In the 28th issue of the series Social Change in Switzerland, Oliver Hümbelin and his colleagues document how the welfare state changes the distribution of income in Switzerland. Thanks to social benefits and taxes, market income inequality is reduced by a quarter. Most of the redistribution is done through social transfers, the least through taxes.
Switzerland had long been considered a laggard in terms of its welfare state. However, the Swiss welfare state is now making a decisive contribution to reducing income inequality. Based on 3.4 million individual data from social insurance and tax registers, the authors show that social benefits and taxes reduce market income inequality by one quarter. 70% of this reduction is due to transfers - primarily pensions and social assistance benefits - and a further 30% is explained by the progressivity of direct taxes.
For households that have reached retirement age, the AHV is the main source of income for 70% of pensioners. In comparison, occupational pensions play a more modest role, especially for the less well-off pensioners. Only at the 70th percentile of income do pensions from occupational pensions outweigh those from the AHV, while income from assets dominates for the richest 5% of pensioners.
The four researchers also show that a majority of society benefits from the welfare state. On average, the social benefits received outweigh the direct taxes paid up to the 60th income percentile of the working population. For the poorest 10 per cent, social benefits double market income, while for the richest 10 per cent, market income falls by one fifth after social benefits and taxes. In an international comparison, however, the redistributive effect of direct taxes remains low. The authors explain this peculiarity of Switzerland by the cantonal and communal tax competition which, over the years, has weakened the progressivity of the tax system.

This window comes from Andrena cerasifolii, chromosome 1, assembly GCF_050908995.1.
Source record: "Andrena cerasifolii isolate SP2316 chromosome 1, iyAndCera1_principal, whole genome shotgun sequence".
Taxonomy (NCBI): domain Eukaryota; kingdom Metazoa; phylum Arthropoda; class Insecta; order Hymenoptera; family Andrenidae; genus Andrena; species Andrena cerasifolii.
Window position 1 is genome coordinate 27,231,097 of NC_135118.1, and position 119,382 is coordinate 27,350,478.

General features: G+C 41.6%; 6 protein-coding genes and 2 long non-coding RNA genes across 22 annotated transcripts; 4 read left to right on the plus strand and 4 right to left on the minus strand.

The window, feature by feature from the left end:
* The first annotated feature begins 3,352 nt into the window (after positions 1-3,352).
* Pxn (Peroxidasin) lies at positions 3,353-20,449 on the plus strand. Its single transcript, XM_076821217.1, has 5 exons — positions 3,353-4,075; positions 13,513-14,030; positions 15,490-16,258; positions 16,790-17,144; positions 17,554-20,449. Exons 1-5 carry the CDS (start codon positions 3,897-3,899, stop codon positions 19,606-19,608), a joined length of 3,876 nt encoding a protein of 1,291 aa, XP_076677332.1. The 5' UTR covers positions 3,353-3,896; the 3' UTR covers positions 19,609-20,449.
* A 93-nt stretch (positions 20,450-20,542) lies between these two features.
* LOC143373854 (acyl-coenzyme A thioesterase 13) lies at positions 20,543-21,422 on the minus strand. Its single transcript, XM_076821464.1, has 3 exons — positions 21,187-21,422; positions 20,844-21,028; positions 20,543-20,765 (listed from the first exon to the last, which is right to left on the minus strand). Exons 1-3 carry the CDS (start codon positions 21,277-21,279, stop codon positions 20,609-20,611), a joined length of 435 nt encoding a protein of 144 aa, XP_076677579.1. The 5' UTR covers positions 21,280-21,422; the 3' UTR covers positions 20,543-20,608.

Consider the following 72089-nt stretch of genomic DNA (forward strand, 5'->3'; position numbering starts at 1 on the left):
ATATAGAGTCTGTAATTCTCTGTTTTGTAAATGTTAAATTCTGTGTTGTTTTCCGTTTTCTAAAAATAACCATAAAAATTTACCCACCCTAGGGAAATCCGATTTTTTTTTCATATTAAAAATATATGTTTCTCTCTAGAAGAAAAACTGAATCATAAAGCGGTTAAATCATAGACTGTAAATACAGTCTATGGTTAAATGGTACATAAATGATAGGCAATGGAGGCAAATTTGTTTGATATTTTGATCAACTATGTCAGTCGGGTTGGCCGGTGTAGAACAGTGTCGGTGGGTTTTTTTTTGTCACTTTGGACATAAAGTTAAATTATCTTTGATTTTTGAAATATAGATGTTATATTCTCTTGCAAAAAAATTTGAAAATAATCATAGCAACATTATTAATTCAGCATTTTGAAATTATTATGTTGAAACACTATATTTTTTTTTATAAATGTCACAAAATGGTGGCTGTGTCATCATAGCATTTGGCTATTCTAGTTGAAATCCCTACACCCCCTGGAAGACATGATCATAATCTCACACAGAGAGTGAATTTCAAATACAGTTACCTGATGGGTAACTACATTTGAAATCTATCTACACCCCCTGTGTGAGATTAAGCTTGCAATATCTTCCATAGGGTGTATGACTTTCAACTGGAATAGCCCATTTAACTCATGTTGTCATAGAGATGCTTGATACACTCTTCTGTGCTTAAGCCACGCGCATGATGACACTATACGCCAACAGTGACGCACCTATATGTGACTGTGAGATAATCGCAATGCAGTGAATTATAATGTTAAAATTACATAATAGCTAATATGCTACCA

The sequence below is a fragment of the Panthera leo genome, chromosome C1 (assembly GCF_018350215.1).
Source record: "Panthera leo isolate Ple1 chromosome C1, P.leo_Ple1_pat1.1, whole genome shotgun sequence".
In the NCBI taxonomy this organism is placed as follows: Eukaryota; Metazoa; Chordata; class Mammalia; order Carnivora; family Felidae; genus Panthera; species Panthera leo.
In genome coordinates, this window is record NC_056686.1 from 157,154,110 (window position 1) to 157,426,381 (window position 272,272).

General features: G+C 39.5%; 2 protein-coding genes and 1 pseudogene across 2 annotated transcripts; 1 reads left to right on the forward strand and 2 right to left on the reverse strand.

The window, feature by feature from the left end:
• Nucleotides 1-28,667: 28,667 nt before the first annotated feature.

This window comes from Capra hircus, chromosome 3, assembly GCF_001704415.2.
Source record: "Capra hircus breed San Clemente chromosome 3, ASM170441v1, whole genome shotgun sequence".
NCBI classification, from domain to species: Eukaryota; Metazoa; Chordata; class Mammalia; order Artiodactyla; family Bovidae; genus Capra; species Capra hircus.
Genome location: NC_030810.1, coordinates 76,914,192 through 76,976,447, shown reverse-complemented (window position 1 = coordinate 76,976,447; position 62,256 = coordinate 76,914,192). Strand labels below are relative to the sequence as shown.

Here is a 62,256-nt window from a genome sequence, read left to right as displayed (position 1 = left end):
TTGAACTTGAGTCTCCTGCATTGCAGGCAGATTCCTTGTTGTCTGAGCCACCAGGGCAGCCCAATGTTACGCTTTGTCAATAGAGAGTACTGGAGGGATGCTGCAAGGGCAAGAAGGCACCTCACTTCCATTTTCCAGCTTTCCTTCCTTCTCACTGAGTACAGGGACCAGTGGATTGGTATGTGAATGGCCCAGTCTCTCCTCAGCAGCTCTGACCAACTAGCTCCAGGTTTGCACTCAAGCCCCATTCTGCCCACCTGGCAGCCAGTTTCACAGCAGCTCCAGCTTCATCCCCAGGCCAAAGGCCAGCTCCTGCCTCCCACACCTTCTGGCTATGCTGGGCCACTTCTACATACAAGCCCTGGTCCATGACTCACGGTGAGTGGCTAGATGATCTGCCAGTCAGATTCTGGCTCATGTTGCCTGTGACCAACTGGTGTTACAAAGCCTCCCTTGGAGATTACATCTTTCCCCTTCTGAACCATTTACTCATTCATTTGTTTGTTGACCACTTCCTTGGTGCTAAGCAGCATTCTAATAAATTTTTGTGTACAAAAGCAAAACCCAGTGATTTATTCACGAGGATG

>> Hümbelin, Oliver, Farys, Rudolf, Jann, Ben & Lehmann, Olivier (2021). La redistribution par les impôts et transferts sociaux en Suisse. Social Change in Switzerland, N°28, www.socialchangeswitzerland.ch
Prof Oliver Hümbelin, Haute école spécialisée bernoise, 031 848 36 97 email@example.com
The series Social Change in Switzerland continuously documents the evolution of the social structure in Switzerland. It is published jointly by the Swiss Competence Centre for Social Sciences FORS, the Centre for Research on Life Courses and Inequalities (Faculty of Social and Political Sciences, University of Lausanne) LINES and LIVES - The Swiss Competence Centre for Research on Life Courses and Vulnerabilities. The aim is to trace changes in employment, family, income, mobility, voting or gender in Switzerland. Based on state-of-the-art empirical research, it is aimed at a wider audience than just specialists.
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